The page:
John Howard

Visiting Assistant Professor of Creative and Fiction Writing
John Howard
Contact John

Mail Code IA
John Howard
Emily Dickinson Hall 16

John T. Howard is a Colombian American writer of poetry and prose.

He has served as writer-in-residence at Wellspring House Retreat and as assistant director for the Martha’s Vineyard Institute of Creative Writing. He has taught in the writing departments at Babson College, Grand Valley State University, Siena Heights University, and Hope College. He publishes all fiction as Thomas Maya, under his matrilineal surname, and all poetry under John T. Howard; his work can be found in the pages of Witness, Salamander, PANK Magazine, Saranac Review, Notre Dame Review, The Acentos Review, and elsewhere. He is at work finishing three manuscripts while raising a daughter with his partner in the greater Boston area. Howard received an M.F.A. in Creative Writing from Indiana University

Recent and Upcoming Courses

  • The writer must explore the world to write about the world accurately and honestly. This course is designed to incorporate creative writing field trips around campus and the areas immediately outside of campus. These explorative trips will provide writers with creatively immersive experiences designed to help writers generate new material for prose, CNF, and/or poetry. Activities may include hiking, journaling, image gathering, sensory scrutiny, collaborative notekeeping, plein-air drafting, field guide development, and improvisational readings. Additionally, we will read work by writers who privilege the natural world in their writing. Through focused examination of these works, we will uncover strategies for privileging the natural world in our writing projects. Writers we may consider include: Sjon, Cormac McCarthy, Ernest Hemingway, Claire Vaye Watkins, Melinda Moustakis, Henry David Thoreau, and John Muir. Keywords:Field trips, Excursion, Fiction, Creative Nonfiction, Poetry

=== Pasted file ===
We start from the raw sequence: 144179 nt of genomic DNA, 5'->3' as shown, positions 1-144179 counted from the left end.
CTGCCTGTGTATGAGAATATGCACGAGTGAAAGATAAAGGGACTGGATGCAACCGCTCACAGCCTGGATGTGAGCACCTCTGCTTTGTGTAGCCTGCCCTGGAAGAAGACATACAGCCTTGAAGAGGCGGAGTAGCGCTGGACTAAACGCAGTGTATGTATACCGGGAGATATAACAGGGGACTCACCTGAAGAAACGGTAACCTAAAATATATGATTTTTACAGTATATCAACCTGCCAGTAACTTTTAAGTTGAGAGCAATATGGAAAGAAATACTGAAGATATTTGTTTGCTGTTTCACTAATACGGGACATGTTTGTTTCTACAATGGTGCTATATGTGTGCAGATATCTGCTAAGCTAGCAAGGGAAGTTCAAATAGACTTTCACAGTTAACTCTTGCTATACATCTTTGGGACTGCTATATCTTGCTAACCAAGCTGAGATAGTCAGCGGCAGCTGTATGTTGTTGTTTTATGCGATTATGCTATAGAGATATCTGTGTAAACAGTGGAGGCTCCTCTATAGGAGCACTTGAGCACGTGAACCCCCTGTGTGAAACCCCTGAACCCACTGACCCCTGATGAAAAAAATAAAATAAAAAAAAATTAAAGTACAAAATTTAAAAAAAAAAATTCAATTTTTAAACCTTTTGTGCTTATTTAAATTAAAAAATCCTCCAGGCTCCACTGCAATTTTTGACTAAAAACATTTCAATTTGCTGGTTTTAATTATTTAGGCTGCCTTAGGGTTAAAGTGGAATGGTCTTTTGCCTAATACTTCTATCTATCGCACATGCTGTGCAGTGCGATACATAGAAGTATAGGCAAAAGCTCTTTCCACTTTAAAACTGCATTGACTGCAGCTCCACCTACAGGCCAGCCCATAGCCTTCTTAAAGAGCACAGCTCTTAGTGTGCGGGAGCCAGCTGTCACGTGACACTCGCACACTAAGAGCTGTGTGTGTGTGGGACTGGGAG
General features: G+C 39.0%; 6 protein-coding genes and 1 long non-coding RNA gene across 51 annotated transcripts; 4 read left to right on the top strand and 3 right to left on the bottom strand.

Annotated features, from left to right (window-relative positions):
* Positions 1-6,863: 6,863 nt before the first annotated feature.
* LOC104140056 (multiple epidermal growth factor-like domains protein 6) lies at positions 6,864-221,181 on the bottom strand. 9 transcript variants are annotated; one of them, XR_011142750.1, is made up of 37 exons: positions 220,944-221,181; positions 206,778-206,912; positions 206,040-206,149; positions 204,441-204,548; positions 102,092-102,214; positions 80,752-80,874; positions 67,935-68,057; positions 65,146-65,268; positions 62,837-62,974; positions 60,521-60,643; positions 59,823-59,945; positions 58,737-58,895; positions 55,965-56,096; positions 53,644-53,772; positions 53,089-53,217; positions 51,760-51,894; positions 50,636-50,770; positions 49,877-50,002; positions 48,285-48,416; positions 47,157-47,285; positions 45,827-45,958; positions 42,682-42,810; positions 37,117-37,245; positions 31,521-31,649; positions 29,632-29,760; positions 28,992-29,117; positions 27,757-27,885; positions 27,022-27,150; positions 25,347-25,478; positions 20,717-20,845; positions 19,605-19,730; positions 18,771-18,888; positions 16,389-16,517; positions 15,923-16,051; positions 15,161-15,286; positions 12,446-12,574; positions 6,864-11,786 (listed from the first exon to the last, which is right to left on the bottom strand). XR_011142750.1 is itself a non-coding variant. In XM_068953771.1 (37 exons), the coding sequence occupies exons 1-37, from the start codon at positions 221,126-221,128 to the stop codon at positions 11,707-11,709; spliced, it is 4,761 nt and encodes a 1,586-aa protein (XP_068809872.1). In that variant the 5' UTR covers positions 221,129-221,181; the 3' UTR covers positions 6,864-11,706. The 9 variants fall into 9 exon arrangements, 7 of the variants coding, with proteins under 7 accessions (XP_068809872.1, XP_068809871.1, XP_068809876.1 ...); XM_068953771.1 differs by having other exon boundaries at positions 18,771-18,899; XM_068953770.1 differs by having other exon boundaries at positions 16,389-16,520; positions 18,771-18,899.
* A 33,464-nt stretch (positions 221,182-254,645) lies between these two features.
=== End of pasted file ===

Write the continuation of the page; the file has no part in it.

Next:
• Hybrid creative writing and literature course examining the etymology and creative practice of Magical Realism in fiction. Our topics of discussion may include cultural perspectives on the preternatural, artistic dissemination, pathways to cultural production, ethnic commodification, as well as questions on race and power related the literary arts. We will read short stories, one or more novellas, and a single novel written by a recent practitioner of the form. Through focused examination of these works, we will grow our understanding of techniques writers of such works use to infuse realism with "magical" elements. We will use these lessons to cultivate our own skills for crafting magically real stories. Writers we may consider include: Franz Roh, Juan Rulfo, Jorge Luis Borges, Alejo Carpentier, Gabriel Garcia Marquez, Laura Esquivel, Salman Rushdie, Toni Morrison, Jonathan Safran Foer, and John Manuel Arias. Keywords:Short Story, Novel, Novella, Fiction, Magical Realism The content of this course deals with issues of race and power.

  • When crafting short stories, a writer makes the crucial choice of what point of view to utilize. This decision is monumental as POV is the prism through which the world of the story takes form. When moving between POVs, any story is reconfigured, altering all other aspects of storytelling craft. Our class will experiment with writing short fiction as we wrestle with the following POV questions: Who's telling the story? How is it being told? How does that choice impact our understanding of the events? How does this illuminate or obscure the lives of our characters? We will read and discuss the work of accomplished writers of the short story form. To explore the practice, we will also engage in short writing prompts designed to help us write our first short stories, and we will share work together, to discuss our growing understanding and control of the craft. Keywords:Creative Writing, Fiction, Workshop, Short Story

  • Hybrid creative writing and literature course examining the short story form to understand the myriad of Latinx voices encountered in the U.S. populace. This examination will allow us to consider competing categorical terms (e.g., Hispanic, Latino/a, Latin@, Latinx), and how such terms relate to the lived experiences and fictions of storytellers who come from such varied backgrounds. Our topics of discussion may include immigration, migration, marginalization, race and power, and assimilation. In addition, there will be an extensive focus on craft-based reading and writing skills. We will read short stories using techniques working writers embrace when reading, to learn how accomplished practitioners of short story craft engage in their practice. We will use these lessons to cultivate our own skills and our own stories. Writers we may consider include: John Manuel Arias, Kirstin Valdez Quade, Kali Fajardo-Anstine, Rodrigo Restrepo Montoya, Bryan Washington, and Justin Torres Keywords:Creative Writing, Literature, Workshop, Latino/a Studies, Latinx